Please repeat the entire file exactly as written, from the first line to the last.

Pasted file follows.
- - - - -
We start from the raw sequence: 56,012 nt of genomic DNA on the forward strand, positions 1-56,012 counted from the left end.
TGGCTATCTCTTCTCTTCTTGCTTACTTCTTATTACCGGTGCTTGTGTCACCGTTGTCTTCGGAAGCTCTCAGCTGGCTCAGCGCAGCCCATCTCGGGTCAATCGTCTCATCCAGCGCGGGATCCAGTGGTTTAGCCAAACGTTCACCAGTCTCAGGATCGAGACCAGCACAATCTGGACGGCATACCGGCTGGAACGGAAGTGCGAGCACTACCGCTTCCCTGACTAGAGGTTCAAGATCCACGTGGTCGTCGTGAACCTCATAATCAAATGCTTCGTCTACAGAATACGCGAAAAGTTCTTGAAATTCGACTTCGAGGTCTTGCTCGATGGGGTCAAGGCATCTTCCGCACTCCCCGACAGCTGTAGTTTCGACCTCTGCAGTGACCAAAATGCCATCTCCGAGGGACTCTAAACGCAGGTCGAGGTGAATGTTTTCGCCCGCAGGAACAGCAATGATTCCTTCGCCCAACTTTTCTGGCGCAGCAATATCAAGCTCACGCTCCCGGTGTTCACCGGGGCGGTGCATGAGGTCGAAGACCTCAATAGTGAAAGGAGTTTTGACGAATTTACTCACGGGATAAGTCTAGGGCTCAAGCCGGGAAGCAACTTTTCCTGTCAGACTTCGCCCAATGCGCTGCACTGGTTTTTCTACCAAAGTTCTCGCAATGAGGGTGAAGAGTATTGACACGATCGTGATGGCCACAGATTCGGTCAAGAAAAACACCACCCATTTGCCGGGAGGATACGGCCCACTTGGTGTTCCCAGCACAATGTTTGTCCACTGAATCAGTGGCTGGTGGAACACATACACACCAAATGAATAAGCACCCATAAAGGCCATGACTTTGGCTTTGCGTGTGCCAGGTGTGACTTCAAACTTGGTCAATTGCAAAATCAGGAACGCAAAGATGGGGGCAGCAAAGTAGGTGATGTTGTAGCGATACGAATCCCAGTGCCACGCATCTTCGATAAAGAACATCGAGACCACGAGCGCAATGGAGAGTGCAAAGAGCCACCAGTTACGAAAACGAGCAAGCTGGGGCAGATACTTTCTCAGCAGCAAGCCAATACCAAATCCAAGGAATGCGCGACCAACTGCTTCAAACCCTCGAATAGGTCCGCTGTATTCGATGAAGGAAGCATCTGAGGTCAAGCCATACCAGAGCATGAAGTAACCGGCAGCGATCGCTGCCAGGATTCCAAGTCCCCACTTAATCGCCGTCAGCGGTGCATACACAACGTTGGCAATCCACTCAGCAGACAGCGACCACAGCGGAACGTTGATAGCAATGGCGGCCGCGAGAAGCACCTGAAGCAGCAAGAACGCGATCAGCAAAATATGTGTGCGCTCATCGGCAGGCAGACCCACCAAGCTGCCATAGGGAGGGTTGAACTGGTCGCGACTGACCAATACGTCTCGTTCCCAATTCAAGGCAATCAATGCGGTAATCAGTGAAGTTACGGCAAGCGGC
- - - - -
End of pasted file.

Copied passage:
We start from the raw sequence: 56,012 nt of genomic DNA on the forward strand, positions 1-56,012 counted from the left end.
TGGCTATCTCTTCTCTTCTTGCTTACTTCTTATTACCGGTGCTTGTGTCACCGTTGTCTTCGGAAGCTCTCAGCTGGCTCAGCGCAGCCCATCTCGGGTCAATCGTCTCATCCAGCGCGGGATCCAGTGGTTTAGCCAAACGTTCACCAGTCTCAGGATCGAGACCAGCACAATCTGGACGGCATACCGGCTGGAACGGAAGTGCGAGCACTACCGCTTCCCTGACTAGAGGTTCAAGATCCACGTGGTCGTCGTGAACCTCATAATCAAATGCTTCGTCTACAGAATACGCGAAAAGTTCTTGAAATTCGACTTCGAGGTCTTGCTCGATGGGGTCAAGGCATCTTCCGCACTCCCCGACAGCTGTAGTTTCGACCTCTGCAGTGACCAAAATGCCATCTCCGAGGGACTCTAAACGCAGGTCGAGGTGAATGTTTTCGCCCGCAGGAACAGCAATGATTCCTTCGCCCAACTTTTCTGGCGCAGCAATATCAAGCTCACGCTCCCGGTGTTCACCGGGGCGGTGCATGAGGTCGAAGACCTCAATAGTGAAAGGAGTTTTGACGAATTTACTCACGGGATAAGTCTAGGGCTCAAGCCGGGAAGCAACTTTTCCTGTCAGACTTCGCCCAATGCGCTGCACTGGTTTTTCTACCAAAGTTCTCGCAATGAGGGTGAAGAGTATTGACACGATCGTGATGGCCACAGATTCGGTCAAGAAAAACACCACCCATTTGCCGGGAGGATACGGCCCACTTGGTGTTCCCAGCACAATGTTTGTCCACTGAATCAGTGGCTGGTGGAACACATACACACCAAATGAATAAGCACCCATAAAGGCCATGACTTTGGCTTTGCGTGTGCCAGGTGTGACTTCAAACTTGGTCAATTGCAAAATCAGGAACGCAAAGATGGGGGCAGCAAAGTAGGTGATGTTGTAGCGATACGAATCCCAGTGCCACGCATCTTCGATAAAGAACATCGAGACCACGAGCGCAATGGAGAGTGCAAAGAGCCACCAGTTACGAAAACGAGCAAGCTGGGGCAGATACTTTCTCAGCAGCAAGCCAATACCAAATCCAAGGAATGCGCGACCAACTGCTTCAAACCCTCGAATAGGTCCGCTGTATTCGATGAAGGAAGCATCTGAGGTCAAGCCATACCAGAGCATGAAGTAACCGGCAGCGATCGCTGCCAGGATTCCAAGTCCCCACTTAATCGCCGTCAGCGGTGCATACACAACGTTGGCAATCCACTCAGCAGACAGCGACCACAGCGGAACGTTGATAGCAATGGCGGCCGCGAGAAGCACCTGAAGCAGCAAGAACGCGATCAGCAAAATATGTGTGCGCTCATCGGCAGGCAGACCCACCAAGCTGCCATAGGGAGGGTTGAACTGGTCGCGACTGACCAATACGTCTCGTTCCCAATTCAAGGCAATCAATGCGGTAATCAGTGAAGTTACGGCAAGCGGC